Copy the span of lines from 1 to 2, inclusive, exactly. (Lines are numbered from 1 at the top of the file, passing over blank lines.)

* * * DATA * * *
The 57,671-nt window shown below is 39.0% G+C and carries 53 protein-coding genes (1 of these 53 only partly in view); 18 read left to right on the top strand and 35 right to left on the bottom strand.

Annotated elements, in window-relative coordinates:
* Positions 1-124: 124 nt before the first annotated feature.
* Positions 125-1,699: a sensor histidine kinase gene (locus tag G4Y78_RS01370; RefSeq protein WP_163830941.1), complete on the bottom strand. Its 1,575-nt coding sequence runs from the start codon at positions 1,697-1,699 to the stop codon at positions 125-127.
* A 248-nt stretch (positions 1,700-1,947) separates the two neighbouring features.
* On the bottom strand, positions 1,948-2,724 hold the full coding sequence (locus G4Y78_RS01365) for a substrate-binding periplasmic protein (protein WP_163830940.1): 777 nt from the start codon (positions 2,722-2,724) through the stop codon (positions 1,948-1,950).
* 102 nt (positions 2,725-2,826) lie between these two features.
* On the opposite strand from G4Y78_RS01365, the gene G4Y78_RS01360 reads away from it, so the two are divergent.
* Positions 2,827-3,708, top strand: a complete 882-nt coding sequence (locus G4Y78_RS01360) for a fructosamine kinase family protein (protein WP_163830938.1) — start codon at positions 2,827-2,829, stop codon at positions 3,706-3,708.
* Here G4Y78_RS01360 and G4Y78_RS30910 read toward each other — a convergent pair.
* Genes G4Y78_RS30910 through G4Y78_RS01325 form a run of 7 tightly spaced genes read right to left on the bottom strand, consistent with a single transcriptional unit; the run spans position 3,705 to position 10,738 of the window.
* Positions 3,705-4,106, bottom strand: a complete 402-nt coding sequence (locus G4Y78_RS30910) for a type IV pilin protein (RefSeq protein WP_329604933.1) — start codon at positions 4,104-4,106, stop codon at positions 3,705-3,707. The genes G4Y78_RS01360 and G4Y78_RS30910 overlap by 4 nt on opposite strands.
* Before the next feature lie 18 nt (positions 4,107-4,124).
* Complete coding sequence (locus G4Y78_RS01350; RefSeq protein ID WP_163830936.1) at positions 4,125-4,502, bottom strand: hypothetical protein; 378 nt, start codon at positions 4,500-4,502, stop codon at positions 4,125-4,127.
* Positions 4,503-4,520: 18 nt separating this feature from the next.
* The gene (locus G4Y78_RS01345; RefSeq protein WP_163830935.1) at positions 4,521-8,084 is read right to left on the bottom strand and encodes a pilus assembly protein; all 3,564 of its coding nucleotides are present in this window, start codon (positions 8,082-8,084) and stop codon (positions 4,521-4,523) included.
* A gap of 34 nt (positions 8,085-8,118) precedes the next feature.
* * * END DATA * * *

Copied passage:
The 57,671-nt window shown below is 39.0% G+C and carries 53 protein-coding genes (1 of these 53 only partly in view); 18 read left to right on the top strand and 35 right to left on the bottom strand.

Annotated elements, in window-relative coordinates: